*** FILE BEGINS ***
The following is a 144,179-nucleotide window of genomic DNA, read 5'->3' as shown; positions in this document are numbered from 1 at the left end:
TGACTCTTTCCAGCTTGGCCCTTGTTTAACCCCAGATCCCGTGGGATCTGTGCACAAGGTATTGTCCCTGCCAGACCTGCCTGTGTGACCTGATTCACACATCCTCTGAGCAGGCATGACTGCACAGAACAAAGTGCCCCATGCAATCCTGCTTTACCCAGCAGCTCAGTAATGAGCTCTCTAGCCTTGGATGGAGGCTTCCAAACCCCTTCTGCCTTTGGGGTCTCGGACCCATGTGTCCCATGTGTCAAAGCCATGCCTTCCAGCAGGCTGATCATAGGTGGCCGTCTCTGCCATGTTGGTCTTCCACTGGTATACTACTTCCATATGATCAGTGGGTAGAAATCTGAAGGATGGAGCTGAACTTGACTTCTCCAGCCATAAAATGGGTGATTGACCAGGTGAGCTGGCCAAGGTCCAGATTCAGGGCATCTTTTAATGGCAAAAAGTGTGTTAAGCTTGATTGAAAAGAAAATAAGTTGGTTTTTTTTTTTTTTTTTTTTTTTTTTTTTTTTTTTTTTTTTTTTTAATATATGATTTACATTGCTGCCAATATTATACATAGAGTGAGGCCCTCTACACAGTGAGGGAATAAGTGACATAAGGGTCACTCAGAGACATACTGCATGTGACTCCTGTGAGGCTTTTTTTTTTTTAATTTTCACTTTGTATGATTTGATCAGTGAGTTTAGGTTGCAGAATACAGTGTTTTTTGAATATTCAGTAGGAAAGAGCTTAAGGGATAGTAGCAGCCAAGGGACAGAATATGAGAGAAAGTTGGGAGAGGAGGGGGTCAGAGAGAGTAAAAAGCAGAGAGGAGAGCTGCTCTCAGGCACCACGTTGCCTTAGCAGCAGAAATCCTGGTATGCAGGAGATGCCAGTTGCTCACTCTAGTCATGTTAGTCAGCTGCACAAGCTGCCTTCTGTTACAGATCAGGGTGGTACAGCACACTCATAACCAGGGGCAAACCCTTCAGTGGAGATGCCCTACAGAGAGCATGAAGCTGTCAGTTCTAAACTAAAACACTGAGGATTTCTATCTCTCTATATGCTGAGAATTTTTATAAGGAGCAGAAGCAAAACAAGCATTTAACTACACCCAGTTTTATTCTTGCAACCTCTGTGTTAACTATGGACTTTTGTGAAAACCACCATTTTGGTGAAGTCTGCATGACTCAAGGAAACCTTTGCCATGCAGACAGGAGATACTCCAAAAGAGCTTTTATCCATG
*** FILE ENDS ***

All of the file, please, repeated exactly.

The following is a 144,179-nucleotide window of genomic DNA, read 5'->3' as shown; positions in this document are numbered from 1 at the left end:
TGACTCTTTCCAGCTTGGCCCTTGTTTAACCCCAGATCCCGTGGGATCTGTGCACAAGGTATTGTCCCTGCCAGACCTGCCTGTGTGACCTGATTCACACATCCTCTGAGCAGGCATGACTGCACAGAACAAAGTGCCCCATGCAATCCTGCTTTACCCAGCAGCTCAGTAATGAGCTCTCTAGCCTTGGATGGAGGCTTCCAAACCCCTTCTGCCTTTGGGGTCTCGGACCCATGTGTCCCATGTGTCAAAGCCATGCCTTCCAGCAGGCTGATCATAGGTGGCCGTCTCTGCCATGTTGGTCTTCCACTGGTATACTACTTCCATATGATCAGTGGGTAGAAATCTGAAGGATGGAGCTGAACTTGACTTCTCCAGCCATAAAATGGGTGATTGACCAGGTGAGCTGGCCAAGGTCCAGATTCAGGGCATCTTTTAATGGCAAAAAGTGTGTTAAGCTTGATTGAAAAGAAAATAAGTTGGTTTTTTTTTTTTTTTTTTTTTTTTTTTTTTTTTTTTTTTTTTTTTAATATATGATTTACATTGCTGCCAATATTATACATAGAGTGAGGCCCTCTACACAGTGAGGGAATAAGTGACATAAGGGTCACTCAGAGACATACTGCATGTGACTCCTGTGAGGCTTTTTTTTTTTTAATTTTCACTTTGTATGATTTGATCAGTGAGTTTAGGTTGCAGAATACAGTGTTTTTTGAATATTCAGTAGGAAAGAGCTTAAGGGATAGTAGCAGCCAAGGGACAGAATATGAGAGAAAGTTGGGAGAGGAGGGGGTCAGAGAGAGTAAAAAGCAGAGAGGAGAGCTGCTCTCAGGCACCACGTTGCCTTAGCAGCAGAAATCCTGGTATGCAGGAGATGCCAGTTGCTCACTCTAGTCATGTTAGTCAGCTGCACAAGCTGCCTTCTGTTACAGATCAGGGTGGTACAGCACACTCATAACCAGGGGCAAACCCTTCAGTGGAGATGCCCTACAGAGAGCATGAAGCTGTCAGTTCTAAACTAAAACACTGAGGATTTCTATCTCTCTATATGCTGAGAATTTTTATAAGGAGCAGAAGCAAAACAAGCATTTAACTACACCCAGTTTTATTCTTGCAACCTCTGTGTTAACTATGGACTTTTGTGAAAACCACCATTTTGGTGAAGTCTGCATGACTCAAGGAAACCTTTGCCATGCAGACAGGAGATACTCCAAAAGAGCTTTTATCCATG